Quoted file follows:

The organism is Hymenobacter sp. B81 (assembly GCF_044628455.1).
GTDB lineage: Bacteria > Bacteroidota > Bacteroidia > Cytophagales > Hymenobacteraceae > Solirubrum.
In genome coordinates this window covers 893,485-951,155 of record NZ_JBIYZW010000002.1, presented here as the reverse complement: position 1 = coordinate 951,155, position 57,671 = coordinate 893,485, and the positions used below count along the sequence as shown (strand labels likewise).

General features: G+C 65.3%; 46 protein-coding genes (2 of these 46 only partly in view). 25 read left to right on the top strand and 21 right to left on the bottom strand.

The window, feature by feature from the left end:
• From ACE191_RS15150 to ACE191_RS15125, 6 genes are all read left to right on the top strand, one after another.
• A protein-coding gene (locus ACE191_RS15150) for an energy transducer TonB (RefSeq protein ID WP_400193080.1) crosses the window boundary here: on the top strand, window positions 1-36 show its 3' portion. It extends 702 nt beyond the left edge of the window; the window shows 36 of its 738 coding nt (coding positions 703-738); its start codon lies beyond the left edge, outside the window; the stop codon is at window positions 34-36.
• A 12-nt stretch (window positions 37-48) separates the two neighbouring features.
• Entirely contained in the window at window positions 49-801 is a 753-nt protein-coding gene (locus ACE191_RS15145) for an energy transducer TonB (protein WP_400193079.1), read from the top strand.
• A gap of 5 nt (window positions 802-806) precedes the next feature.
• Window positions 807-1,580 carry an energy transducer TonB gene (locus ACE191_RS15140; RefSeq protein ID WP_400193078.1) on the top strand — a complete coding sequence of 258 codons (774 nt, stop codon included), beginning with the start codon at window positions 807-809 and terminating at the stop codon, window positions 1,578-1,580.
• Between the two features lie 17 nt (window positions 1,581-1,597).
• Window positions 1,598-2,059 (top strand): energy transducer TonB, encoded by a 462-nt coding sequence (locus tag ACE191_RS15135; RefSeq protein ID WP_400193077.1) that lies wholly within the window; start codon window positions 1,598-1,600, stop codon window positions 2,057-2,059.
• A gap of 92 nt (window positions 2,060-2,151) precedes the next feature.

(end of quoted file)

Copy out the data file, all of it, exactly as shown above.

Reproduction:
The organism is Hymenobacter sp. B81 (assembly GCF_044628455.1).
GTDB lineage: Bacteria > Bacteroidota > Bacteroidia > Cytophagales > Hymenobacteraceae > Solirubrum.
In genome coordinates this window covers 893,485-951,155 of record NZ_JBIYZW010000002.1, presented here as the reverse complement: position 1 = coordinate 951,155, position 57,671 = coordinate 893,485, and the positions used below count along the sequence as shown (strand labels likewise).

General features: G+C 65.3%; 46 protein-coding genes (2 of these 46 only partly in view). 25 read left to right on the top strand and 21 right to left on the bottom strand.

The window, feature by feature from the left end:
• From ACE191_RS15150 to ACE191_RS15125, 6 genes are all read left to right on the top strand, one after another.
• A protein-coding gene (locus ACE191_RS15150) for an energy transducer TonB (RefSeq protein ID WP_400193080.1) crosses the window boundary here: on the top strand, window positions 1-36 show its 3' portion. It extends 702 nt beyond the left edge of the window; the window shows 36 of its 738 coding nt (coding positions 703-738); its start codon lies beyond the left edge, outside the window; the stop codon is at window positions 34-36.
• A 12-nt stretch (window positions 37-48) separates the two neighbouring features.
• Entirely contained in the window at window positions 49-801 is a 753-nt protein-coding gene (locus ACE191_RS15145) for an energy transducer TonB (protein WP_400193079.1), read from the top strand.
• A gap of 5 nt (window positions 802-806) precedes the next feature.
• Window positions 807-1,580 carry an energy transducer TonB gene (locus ACE191_RS15140; RefSeq protein ID WP_400193078.1) on the top strand — a complete coding sequence of 258 codons (774 nt, stop codon included), beginning with the start codon at window positions 807-809 and terminating at the stop codon, window positions 1,578-1,580.
• Between the two features lie 17 nt (window positions 1,581-1,597).
• Window positions 1,598-2,059 (top strand): energy transducer TonB, encoded by a 462-nt coding sequence (locus tag ACE191_RS15135; RefSeq protein ID WP_400193077.1) that lies wholly within the window; start codon window positions 1,598-1,600, stop codon window positions 2,057-2,059.
• A gap of 92 nt (window positions 2,060-2,151) precedes the next feature.